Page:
Circumcision & Custody: An Update

By The Law Offices of Ronald H. Kauffman of Ronald H. Kauffman, P.A. posted in Child Custody on Tuesday, May 26, 2015.

Let’s cut to the meat of the coconut: what does a court do when parents disagree in a custody dispute over circumcising their child? Florida state and federal courts have recently been trying to answer that question.

Last year’s Palm Beach County case made international news, and I wrote about it then. The parents entered into a written agreement to circumcise their baby. Their agreement was later incorporated into a court order.

The father, Nebus, still wants the circumcision performed, but the mother, Hironimus, changed her mind. Now she wants to modify the agreement. Hironimus initially told the Father she didn’t want the child exposed to anesthesia.

After filing her initial complaint though, the mother obtained the support of Intactivists – a group which opposes circumcision – and the Mother’s complaint has grown into a general, anti-circumcision campaign.

The trial judge ordered the enforcement of the parties’ agreement, and the Mother appealed. After losing the appeal, the Mother filed a federal case in the district court, which the Mother later dismissed.

But, with her legal options dwindling, the Mother made a huge error: she stole the child, ignored a court order requiring her to appear in court, and refused to give her consent for the surgery to be performed.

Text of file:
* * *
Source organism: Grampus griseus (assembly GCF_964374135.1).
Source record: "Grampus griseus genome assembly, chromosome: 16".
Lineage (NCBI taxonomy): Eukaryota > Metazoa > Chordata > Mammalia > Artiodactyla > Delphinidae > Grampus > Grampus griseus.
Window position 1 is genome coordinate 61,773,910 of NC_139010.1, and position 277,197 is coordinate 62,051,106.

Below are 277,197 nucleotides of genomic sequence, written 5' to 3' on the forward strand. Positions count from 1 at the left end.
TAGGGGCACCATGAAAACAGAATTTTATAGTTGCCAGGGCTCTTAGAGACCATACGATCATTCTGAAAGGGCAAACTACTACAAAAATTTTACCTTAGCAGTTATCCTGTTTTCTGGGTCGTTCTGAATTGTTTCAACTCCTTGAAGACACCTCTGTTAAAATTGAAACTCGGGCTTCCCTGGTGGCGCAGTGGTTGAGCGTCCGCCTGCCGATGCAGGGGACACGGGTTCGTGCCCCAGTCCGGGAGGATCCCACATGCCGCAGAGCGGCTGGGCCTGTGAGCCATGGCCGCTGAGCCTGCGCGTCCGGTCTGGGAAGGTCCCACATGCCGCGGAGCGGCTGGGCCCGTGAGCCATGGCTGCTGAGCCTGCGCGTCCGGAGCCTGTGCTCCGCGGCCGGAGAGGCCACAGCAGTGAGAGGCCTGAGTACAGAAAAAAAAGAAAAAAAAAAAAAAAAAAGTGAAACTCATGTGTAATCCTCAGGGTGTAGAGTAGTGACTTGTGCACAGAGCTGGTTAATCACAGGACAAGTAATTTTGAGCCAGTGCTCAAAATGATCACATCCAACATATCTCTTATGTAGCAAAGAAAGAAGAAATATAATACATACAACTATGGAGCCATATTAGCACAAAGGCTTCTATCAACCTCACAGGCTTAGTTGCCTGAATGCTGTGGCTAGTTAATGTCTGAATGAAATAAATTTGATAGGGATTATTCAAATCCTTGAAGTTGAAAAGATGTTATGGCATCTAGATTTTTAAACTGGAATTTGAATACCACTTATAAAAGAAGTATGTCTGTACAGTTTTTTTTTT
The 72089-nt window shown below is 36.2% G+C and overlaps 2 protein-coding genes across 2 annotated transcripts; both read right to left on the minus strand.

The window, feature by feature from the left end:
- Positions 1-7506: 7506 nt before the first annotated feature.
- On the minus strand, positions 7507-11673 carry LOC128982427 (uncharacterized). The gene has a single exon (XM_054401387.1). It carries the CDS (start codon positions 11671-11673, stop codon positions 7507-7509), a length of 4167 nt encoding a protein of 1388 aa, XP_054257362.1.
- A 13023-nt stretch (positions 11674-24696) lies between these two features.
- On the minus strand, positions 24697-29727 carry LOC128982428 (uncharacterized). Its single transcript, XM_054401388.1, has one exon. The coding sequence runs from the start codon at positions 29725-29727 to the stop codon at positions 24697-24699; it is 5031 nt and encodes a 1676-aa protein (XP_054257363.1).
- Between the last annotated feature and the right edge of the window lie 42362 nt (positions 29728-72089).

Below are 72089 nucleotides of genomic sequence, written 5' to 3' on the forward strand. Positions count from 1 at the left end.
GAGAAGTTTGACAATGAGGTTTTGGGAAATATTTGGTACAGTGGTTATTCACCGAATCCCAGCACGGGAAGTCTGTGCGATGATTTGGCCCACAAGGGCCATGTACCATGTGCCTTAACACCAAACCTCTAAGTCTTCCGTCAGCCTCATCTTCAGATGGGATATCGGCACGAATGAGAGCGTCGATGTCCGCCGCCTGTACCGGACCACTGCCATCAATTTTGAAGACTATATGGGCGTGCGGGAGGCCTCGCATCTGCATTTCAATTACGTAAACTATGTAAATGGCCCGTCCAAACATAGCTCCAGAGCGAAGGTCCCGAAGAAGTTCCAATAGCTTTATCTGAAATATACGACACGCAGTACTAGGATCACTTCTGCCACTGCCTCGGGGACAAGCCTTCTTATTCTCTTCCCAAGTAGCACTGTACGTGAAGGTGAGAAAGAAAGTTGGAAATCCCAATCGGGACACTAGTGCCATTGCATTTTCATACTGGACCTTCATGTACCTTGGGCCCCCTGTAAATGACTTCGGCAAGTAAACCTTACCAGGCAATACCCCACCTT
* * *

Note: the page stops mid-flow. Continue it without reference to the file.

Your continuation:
An arrest warrant was issued, but she wasn’t located until May 14 at a Broward County domestic violence shelter where she was hiding with her son. She was put in jail for contempt of court.

Brought before the judge last week, Hironimus again declined to sign a consent form for the surgery, and she was advised she would remain jailed indefinitely.

After the hearing ended, she reconsidered, and signed the consent form. Though the signature solved a contempt charge against her, she still faces a criminal charge of interference with child custody.

The executive director of Intact America, which advocates against circumcision, said the images of a distraught mother signing the form to allow the surgery show how she was “bullied” into it and that she doesn’t truly give her consent.

It is important to note that the judge did not order the circumcision. Instead, the judge enforced the parents’ written agreement. The court enforced it by designating the Father to make the ultimate decision for the circumcision.

This is an important distinction, because if both parents decided not to circumcise their child, the court would not compel it. The court is merely upholding a run-of-the-mill settlement agreement after one parent reneges.

More information can be found in the Sun Sentinel article.